Most discussions about metal concern Black Sabbath vs Judas Priest, or David Lee Roth vs Sammy Hagar. Step into Dynaudio Labs and, alongside those two perennially raging debates, you’ll hear another (perhaps more relevant) one: aluminium vs copper for voice-coils.
And in this, at least, everyone is on the same side: the best one is the one that’s best for the job. That’s why Evoke uses both for its woofers and midrange drivers.
How to build a loudspeaker
If you think back to your school physics lessons, you’ll remember that if you pass an electric current through a coil of wire surrounded by a magnetic field, that coil will move. Connect the coil to the back of a cone and make the electric current come from an amplifier in the form of a musical signal, and you’ve just built a loudspeaker motor.
Traditionally, Dynaudio engineers have favoured aluminium wire for our speakers’ voice-coils. It’s extremely light, which means it’s possible to use more windings for a given total weight. More windings gives finer control over the cone’s movement, which means its sound can be manipulated in different ways at high volumes and high frequencies.
While all Evoke speakers share the same Cerotar tweeter – an original design, which you can read about here – their woofers differ in the wire they use for their voice-coils. Why? Because each speaker is unique, and needs to be designed individually for optimum performance.
The Evoke’s woofers all have diaphragms made from MSP (Magnesium Silicate Polymer), a proprietary material formulated, refined and developed by Dynaudio over the past four decades. MSP provides exactly the right combination of lightness, stiffness and damping for the most faithful sound reproduction.
But behind the cones, there are all sorts of exciting things happening – including some direct trickle-down technology straight from the high-end Contour series, Special Forty and the Confidence range…
Which speaker uses what?
Let’s start with Evoke 50, the large floorstander and flagship of the range. Its dedicated 15cm midrange driver is based heavily on technology from Dynaudio’s high-end Contour range. It uses a wafer-thin 0.4mm diaphragm and a neodymium, rather than Ferrite+, magnet – and it uses aluminium in its 38mm voice-coil. That means extremely low weight and incredibly fleet-footed performance.
Why neodymium? It’s all a question of flux; magnetic energy. The more magnetic flux you have, the more detailed the midrange becomes because it helps the super-sensitive voice-coil take advantage of vanishingly small signals and convert them into vanishingly small driver movements… detail, in other words.
But its 18cm woofers use 52mm copper voice-coils and ferrite+ strontium carbonate magnet systems instead. That’s because they have one job: delivering bass. Copper is heavier and gives more moving mass; Evoke 50’s full-on bass drivers need a low resonance frequency and more mass – and where better to add that than in the coil, where it has the added benefit of improved sensitivity?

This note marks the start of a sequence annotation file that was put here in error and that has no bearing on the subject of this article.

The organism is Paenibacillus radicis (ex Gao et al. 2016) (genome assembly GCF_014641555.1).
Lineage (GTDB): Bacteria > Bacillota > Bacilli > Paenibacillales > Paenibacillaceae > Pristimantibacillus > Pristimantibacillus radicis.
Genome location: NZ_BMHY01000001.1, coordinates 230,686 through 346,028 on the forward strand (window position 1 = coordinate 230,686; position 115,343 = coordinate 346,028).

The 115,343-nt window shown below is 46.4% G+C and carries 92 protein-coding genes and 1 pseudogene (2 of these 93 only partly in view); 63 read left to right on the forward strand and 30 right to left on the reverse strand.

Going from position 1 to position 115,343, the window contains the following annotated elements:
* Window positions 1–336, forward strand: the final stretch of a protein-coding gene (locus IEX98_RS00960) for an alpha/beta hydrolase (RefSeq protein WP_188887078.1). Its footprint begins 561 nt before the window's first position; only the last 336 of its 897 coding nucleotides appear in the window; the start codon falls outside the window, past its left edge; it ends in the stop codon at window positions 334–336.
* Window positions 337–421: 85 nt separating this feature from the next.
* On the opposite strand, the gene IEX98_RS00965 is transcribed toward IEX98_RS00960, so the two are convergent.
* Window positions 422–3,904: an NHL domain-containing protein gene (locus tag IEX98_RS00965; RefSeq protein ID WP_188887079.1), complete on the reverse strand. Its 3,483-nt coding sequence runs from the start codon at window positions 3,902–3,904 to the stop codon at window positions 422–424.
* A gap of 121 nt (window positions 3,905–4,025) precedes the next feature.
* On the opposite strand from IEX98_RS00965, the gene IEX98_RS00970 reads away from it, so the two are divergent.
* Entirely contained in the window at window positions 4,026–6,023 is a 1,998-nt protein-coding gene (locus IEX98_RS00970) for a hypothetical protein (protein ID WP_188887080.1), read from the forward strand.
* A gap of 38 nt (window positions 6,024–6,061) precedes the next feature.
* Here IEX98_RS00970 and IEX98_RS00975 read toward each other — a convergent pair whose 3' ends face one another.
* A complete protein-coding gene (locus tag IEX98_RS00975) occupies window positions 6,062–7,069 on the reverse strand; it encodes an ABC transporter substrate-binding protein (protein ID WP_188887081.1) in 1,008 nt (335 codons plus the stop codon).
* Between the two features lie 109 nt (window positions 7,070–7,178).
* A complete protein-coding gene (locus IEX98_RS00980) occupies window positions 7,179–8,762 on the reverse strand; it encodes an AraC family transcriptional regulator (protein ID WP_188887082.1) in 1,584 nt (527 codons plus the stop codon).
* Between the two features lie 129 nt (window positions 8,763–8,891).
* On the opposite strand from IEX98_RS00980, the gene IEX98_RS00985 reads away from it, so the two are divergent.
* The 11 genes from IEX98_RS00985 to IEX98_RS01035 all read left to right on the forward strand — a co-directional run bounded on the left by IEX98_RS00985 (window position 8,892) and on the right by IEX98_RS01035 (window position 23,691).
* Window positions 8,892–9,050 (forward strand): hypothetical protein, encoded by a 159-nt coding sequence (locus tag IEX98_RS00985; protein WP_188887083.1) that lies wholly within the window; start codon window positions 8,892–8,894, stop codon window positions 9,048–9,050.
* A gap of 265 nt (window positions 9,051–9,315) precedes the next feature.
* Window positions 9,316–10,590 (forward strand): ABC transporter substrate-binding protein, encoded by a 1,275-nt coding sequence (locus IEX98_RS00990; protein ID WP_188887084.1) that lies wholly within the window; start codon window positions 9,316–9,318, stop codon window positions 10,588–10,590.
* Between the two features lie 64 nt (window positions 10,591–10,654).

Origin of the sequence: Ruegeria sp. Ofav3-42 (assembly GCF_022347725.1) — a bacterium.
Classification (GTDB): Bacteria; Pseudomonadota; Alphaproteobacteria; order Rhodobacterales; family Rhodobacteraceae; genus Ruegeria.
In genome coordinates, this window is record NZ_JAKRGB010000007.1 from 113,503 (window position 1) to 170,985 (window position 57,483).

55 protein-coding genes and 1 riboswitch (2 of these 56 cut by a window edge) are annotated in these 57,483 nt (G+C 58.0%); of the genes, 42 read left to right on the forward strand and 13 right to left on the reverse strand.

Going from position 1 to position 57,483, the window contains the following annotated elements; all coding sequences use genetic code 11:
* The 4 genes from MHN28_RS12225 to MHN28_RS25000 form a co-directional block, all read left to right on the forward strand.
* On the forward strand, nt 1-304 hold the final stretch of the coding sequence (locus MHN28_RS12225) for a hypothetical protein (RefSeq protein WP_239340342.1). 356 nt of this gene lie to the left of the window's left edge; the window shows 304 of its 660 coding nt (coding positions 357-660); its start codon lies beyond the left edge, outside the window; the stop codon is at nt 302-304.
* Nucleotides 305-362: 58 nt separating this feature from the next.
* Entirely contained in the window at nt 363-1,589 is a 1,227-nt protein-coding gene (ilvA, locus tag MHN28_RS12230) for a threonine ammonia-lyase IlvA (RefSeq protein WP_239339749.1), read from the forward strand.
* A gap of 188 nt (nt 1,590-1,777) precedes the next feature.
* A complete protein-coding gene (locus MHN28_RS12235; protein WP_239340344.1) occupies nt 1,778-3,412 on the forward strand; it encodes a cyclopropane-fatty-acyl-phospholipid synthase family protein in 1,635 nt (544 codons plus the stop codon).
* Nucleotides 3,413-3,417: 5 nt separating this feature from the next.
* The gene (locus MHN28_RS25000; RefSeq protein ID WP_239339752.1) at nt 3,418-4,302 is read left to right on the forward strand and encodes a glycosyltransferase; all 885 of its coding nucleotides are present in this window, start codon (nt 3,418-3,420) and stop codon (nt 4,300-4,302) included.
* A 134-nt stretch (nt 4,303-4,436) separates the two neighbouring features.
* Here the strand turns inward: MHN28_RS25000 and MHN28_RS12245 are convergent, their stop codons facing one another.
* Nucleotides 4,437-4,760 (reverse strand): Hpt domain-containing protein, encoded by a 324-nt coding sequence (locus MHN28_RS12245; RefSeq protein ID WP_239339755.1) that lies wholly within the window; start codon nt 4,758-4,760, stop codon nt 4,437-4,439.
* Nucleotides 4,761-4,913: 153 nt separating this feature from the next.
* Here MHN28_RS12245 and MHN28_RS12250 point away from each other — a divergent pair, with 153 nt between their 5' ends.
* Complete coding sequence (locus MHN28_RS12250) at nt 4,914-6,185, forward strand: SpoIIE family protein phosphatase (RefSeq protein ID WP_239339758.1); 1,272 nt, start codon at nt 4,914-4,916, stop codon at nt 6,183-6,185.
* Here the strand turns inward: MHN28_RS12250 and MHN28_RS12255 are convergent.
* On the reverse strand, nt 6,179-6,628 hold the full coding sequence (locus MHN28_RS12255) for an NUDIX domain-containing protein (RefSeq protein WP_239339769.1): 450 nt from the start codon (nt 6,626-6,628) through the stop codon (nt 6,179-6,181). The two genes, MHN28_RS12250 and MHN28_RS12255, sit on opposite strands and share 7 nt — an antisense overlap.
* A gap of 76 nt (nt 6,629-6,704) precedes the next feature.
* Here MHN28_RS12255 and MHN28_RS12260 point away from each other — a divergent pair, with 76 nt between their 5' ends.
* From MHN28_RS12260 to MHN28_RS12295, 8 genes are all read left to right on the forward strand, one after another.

Evoke 30, with its twin 14cm woofers, takes a slightly different direction. It uses aluminium in its 52mm voice-coils. That’s because the lower woofer works in parallel with the upper one, but cuts out at a lower frequency to reinforce bass performance.
The 52mm aluminium voice-coil at the heart of Evoke 20’s 18cm woofer was paired with a Ferrite+ magnet because it needs to provide finessed midrange as well as the weight required to reproduce the level of bass listeners expect from a large standmount speaker. Evoke 10, likewise, uses a 14cm diaphragm, a 28mm aluminium voice-coil and a Ferrite+ magnet for the same reasons. And Evoke 25C, the centre-channel, has dual 14cm, 38mm aluminium drivers. You can see, then, how everything is precisely tuned for its individual speaker. It’s a long job. And it hasn’t been without controversy.
The big decision
Using copper was new for Dynaudio, and it was a huge step to make after exclusively using aluminium in our hi-fi speakers for so long. It wasn’t a knee-jerk decision, or one driven by marketing. It was driven purely by science… and ears. We spent many months researching, measuring (for more about how we do that, click here) and, most importantly, listening to aluminium and copper voice-coils in a variety of configurations.
We’d already been experimenting with copper on the Confidence series. So we took those lessons and discovered that, for certain drivers, we preferred the sound of a copper coil with a thinner diaphragm than an aluminium one with a thicker cone. Both had identical moving masses; the numbers were the same on paper. But our ears had the final say.
In the end, it’s all about balance. It’s about optimising a driver for its particular purpose to get the very best performance from it. So, when we’re asked whether we use aluminium or copper in our drivers, the answer is, simply, “yes”.
(Oh. It’s Sabbath and Roth, by the way.)
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